The sago palm, from the cycadaceae family, is not a true palm tree. Sagos lend a tropical look to the landscape or décor, but the leaves and seeds are poisonous, and can be deadly to pets or children. In spite of this toxic characteristic, edible flours can be processed from the plant. Sago palms do well in warm, tropical climates. Allow about a 6 foot diameter around the area where you will be planting your sago palm.
Find a sago palm shoot. Look along the base of a mature sago palm. Growths or shoots, referred to as pups, may be growing along the base of the plant. They look like bulbs and may have green top shoots.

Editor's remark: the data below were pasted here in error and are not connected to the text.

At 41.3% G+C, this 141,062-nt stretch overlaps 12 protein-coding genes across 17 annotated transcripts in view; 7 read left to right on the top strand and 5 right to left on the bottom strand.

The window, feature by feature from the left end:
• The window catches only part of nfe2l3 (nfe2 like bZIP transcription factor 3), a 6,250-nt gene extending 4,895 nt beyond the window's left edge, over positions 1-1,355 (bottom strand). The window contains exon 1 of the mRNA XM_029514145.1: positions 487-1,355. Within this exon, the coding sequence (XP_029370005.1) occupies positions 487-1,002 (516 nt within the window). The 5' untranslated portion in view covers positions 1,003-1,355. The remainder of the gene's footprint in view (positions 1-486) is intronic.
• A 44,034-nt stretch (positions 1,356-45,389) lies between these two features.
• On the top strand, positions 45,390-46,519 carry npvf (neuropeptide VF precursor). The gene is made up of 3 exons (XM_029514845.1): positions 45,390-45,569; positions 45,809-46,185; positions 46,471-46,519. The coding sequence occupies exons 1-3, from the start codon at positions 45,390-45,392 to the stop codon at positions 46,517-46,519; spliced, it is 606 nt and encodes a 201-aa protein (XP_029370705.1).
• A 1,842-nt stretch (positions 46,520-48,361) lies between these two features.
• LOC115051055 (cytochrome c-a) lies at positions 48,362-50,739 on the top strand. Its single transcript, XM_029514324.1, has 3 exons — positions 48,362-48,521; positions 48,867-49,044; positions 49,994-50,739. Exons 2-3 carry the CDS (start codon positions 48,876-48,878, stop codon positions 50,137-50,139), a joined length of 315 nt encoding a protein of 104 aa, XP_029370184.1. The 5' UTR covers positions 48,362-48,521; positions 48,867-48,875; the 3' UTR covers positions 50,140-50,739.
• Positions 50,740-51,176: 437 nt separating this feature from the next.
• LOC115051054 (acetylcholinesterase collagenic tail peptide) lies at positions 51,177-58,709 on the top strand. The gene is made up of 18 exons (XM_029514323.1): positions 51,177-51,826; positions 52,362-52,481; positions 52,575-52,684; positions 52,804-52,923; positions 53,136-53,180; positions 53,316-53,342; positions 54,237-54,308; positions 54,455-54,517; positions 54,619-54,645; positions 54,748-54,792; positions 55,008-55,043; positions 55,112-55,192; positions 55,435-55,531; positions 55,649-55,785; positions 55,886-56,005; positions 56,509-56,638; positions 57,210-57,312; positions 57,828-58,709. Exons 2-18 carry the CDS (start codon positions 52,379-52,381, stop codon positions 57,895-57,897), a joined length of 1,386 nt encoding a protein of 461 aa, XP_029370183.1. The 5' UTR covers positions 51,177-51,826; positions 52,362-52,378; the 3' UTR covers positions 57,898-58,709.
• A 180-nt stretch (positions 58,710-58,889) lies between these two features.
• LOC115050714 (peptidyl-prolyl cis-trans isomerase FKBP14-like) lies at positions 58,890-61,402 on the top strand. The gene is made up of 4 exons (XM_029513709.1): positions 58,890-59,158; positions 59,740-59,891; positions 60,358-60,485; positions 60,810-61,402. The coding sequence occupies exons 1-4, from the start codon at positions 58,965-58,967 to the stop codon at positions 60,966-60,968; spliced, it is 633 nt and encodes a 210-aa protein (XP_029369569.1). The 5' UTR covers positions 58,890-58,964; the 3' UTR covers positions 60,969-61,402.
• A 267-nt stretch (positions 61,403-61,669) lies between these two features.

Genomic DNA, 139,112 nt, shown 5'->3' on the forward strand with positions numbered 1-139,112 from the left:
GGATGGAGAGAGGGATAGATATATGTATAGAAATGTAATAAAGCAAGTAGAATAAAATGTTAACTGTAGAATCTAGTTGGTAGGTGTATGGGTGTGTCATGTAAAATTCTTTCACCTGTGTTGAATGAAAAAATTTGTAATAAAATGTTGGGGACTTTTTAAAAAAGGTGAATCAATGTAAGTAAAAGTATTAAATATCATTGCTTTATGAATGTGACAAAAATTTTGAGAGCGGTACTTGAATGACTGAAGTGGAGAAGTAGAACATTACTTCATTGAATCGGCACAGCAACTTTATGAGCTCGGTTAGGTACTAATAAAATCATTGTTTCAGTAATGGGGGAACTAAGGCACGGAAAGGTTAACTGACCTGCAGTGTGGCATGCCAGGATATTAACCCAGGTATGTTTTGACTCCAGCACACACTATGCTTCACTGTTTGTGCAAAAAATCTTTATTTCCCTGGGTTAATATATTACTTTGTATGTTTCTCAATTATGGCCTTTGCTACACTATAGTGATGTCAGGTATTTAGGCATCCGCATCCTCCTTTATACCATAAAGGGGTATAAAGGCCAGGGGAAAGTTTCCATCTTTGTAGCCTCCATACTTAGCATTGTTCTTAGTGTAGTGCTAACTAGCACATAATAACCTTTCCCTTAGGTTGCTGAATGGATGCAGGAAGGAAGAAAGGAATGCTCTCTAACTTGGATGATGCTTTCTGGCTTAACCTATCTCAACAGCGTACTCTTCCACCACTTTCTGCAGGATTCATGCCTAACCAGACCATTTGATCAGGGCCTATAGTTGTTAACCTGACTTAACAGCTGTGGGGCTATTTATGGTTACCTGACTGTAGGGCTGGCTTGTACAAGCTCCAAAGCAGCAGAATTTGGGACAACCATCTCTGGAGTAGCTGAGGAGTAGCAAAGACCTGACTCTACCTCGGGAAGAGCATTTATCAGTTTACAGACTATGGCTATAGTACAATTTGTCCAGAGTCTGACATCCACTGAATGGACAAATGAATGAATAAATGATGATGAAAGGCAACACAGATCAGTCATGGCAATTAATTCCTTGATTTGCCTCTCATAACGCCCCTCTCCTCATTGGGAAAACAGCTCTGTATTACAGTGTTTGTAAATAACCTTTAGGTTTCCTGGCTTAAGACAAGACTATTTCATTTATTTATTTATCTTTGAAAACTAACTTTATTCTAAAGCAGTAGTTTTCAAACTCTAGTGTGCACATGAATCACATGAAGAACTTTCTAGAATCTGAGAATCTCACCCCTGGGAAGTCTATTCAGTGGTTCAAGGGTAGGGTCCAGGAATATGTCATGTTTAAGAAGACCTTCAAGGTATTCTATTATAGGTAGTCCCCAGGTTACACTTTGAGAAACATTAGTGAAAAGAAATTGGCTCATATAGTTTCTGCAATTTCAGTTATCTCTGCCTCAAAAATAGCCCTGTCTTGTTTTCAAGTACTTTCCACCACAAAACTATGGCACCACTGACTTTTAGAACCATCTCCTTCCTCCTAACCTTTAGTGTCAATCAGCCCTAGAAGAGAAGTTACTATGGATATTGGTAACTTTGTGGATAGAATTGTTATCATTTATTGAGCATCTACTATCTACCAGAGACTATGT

Cut the pup from the plant, using a clean, sharp knife. Make a clean cut, and try not to damage the parent plant.
Dust the cut portion of the pup with powdered rooting hormone, and allow it to sit for several days, out of the sun.
Plant in a shady area of the garden, with the greenery exposed and the bark-like pup buried. Sago palms prefer a well-draining soil that's rich in humus. Water well, but allow the soil to dry before watering again.
Plant fertile sago palm seeds instead of pups. There are male and female sago palms. In order for a female sago palm to produce fertile seeds, it must be in the vicinity of a male sago palm for pollination.